The district attorney, however, was not convinced with the victim’s lack of certainty and thus ordered the investigators to hold a second identification procedure. Jennifer Thompson-Cannino was taken to an identification period that consisted of seven men in a physical lineup. She was still not sure on who her attacker was amongst the seven people presented in the identification parade. She observed the lineup for some time and then told the officers that the culprit was between number four and five. Cotton, the accused, was number five in the physical lineup (Wixted, Mickes, Clark, Gronlund, & Roediger, 2015). The lineup was repeated under her request, and she picked Cotton as the most likely attacker. Once again Detective Gauldin asked the victim if she was certain and she said yes. The policeman did not ask her how certain she was to affirm her statement. Gauldin made some comments that were intentional and meant to confirm her pick. The detective told the victim that the police had a similar opinion to hers concerning who the attacker was in the lineup.

The defense lawyers challenged the eyewitness identification procedure because it was flawed and biased against the accused. The defense prepared to summon an expert witness on eyewitness memory to contest the misidentification of the defendant. However, the judge refused the request and allowed the victim to show the jury who her attacker was before the court.

The entire identification process that provided the crucial evidence for sentencing Ronal Cotton was inappropriate. The officers present during the procedure never asked the victim open-ended questions. The detectives made several intentional cues that suggested that Cotton was the attacker. Psychologically, unintentional and intentional signals by police officers can influence the response of the victim (Ayres & Nalebuff, 2015). Detective Gaulding, who carried out the identification procedures, knew that Cotton was the accused person. Therefore, there was no way that he would have been fair and just during the proceedings without hinting to the victim who the accused was in the lineup.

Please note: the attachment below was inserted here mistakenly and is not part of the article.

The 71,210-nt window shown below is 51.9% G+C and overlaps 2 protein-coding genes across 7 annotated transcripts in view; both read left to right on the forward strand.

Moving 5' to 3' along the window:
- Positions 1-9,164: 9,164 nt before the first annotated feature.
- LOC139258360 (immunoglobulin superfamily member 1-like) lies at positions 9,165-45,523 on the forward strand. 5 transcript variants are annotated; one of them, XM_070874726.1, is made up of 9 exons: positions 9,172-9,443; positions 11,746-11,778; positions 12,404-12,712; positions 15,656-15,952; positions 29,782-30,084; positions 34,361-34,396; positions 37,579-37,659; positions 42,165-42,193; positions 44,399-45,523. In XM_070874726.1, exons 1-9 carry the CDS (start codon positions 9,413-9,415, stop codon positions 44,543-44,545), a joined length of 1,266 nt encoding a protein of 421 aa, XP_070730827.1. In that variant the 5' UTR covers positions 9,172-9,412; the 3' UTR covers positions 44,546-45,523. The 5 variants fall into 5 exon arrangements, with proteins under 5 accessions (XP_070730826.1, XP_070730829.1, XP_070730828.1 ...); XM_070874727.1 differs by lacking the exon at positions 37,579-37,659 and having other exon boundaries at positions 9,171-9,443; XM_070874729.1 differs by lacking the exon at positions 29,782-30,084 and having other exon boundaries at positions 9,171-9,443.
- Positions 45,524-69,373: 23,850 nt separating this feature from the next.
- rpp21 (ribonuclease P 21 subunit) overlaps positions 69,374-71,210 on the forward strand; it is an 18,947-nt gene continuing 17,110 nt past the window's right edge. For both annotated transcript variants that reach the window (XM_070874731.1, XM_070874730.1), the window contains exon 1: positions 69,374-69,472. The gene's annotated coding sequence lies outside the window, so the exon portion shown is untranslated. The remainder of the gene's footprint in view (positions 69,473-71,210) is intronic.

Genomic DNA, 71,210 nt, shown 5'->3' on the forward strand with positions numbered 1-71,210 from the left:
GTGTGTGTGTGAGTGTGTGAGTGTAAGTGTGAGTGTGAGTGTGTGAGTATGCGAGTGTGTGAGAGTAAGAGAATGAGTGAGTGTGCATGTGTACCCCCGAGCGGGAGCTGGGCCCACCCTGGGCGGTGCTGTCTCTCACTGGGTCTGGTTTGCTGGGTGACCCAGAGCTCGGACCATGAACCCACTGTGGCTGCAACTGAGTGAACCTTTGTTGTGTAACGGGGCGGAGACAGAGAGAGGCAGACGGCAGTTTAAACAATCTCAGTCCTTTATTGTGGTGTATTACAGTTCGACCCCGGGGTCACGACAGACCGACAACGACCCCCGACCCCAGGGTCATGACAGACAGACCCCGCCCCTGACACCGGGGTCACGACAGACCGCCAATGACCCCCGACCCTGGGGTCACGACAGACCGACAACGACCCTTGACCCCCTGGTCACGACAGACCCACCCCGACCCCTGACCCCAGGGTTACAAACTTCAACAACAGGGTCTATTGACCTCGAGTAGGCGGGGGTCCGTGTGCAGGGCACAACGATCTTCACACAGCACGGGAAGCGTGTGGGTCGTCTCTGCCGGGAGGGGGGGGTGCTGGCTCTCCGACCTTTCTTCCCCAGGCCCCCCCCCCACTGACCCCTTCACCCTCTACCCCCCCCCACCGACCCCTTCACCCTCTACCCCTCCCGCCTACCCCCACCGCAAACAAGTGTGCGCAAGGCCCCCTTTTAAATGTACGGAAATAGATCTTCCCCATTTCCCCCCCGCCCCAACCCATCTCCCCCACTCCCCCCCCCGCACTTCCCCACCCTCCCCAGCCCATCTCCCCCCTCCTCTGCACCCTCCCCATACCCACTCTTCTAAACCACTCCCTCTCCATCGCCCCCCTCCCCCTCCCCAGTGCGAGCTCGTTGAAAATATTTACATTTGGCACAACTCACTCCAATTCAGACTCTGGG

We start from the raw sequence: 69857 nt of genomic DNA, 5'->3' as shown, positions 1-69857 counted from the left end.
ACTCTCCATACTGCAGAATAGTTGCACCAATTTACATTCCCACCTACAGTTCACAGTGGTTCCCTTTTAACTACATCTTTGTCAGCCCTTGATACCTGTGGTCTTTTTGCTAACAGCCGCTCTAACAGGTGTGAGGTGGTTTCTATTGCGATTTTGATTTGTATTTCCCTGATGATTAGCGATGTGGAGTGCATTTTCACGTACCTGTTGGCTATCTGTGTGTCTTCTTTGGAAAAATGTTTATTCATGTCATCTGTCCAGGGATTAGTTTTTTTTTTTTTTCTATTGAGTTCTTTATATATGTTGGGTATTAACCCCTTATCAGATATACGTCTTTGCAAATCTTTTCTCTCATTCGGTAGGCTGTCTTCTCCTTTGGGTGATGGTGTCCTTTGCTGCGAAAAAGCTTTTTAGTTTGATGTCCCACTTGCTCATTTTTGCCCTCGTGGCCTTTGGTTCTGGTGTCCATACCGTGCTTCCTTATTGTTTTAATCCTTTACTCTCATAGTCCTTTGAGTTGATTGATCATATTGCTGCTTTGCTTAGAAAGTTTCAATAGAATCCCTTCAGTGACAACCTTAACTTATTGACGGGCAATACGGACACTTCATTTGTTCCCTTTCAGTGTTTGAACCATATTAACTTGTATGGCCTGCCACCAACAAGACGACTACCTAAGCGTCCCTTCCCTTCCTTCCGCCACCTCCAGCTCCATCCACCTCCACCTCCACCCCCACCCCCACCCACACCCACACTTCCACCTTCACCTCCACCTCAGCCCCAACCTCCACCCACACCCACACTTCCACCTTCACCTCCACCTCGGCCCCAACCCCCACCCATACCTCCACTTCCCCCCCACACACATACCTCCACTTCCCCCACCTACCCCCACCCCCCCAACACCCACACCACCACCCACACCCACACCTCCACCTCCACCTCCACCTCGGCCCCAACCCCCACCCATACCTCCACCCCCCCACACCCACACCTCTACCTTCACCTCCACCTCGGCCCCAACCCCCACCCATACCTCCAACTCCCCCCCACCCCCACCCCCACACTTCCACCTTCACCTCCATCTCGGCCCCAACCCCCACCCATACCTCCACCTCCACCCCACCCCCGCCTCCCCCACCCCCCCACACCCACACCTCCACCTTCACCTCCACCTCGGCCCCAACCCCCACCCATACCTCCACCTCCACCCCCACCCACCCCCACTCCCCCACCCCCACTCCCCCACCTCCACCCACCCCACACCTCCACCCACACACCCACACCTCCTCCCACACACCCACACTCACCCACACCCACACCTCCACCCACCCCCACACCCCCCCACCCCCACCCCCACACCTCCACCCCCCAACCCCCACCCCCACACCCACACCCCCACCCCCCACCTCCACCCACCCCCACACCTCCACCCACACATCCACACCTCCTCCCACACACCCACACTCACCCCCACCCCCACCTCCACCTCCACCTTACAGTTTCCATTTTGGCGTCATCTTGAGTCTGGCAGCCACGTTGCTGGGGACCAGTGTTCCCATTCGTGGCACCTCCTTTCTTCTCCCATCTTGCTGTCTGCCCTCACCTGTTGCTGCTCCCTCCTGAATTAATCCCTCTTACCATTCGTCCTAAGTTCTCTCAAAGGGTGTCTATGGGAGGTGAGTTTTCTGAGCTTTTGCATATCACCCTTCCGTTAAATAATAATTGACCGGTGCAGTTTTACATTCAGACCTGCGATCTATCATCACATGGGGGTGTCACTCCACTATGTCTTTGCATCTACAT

The judicial system should have ensured that the witness identification procedure was just and fair before accepting the evidence. The court ought to have requested the detectives to use the double-blind procedure in the identification process. The administration ensures that the investigator present does not know who is the suspect and the eyewitness as well is notified that the officer has no clue of the suspect. The victim is expressly told that the attacker may not be amongst the people in the parade (Thompson-Cannino, Cotton, & Torneo, 2009). The police should also take a confidence statement from the eyewitness where she is asked to explain how sure she is with her pick. Afterward, the detective present should document the initial confidence level of the witness to ensure the court receives credible evidence. Therefore, in the Cotton’s case, the eyewitness identification process would have been reliable if the police used the double-blind procedure in the parade.

The DNA Evidence

During the two trials, the court had denied the request of the defendant’s counsel to have the DNA of proof carried out. However, in 1995, the defense received two new lawyers who managed to convince the court to approve their motion for a DNA testing on the evidence collected during the trial. The convict’s semen was collected and taken for DNA testing. The semen samples from one of the victim’s clothes had been tampered with, and the test results were not accurate. However, the test results of the semen samples from the clothes of the second victim did not match Ronald Cotton’s DNA (Ayres & Nalebuff, 2015). Therefore, the test results had to be taken to the database of the State Bureau of Investigation. All the DNA patterns of convicted and violent criminals in the state are contained in the database. It is at this stage that there was a significant breakthrough for the convict when the DNA test results showed a match with those of a convicted felon who had confessed to other inmates about raping the two victims.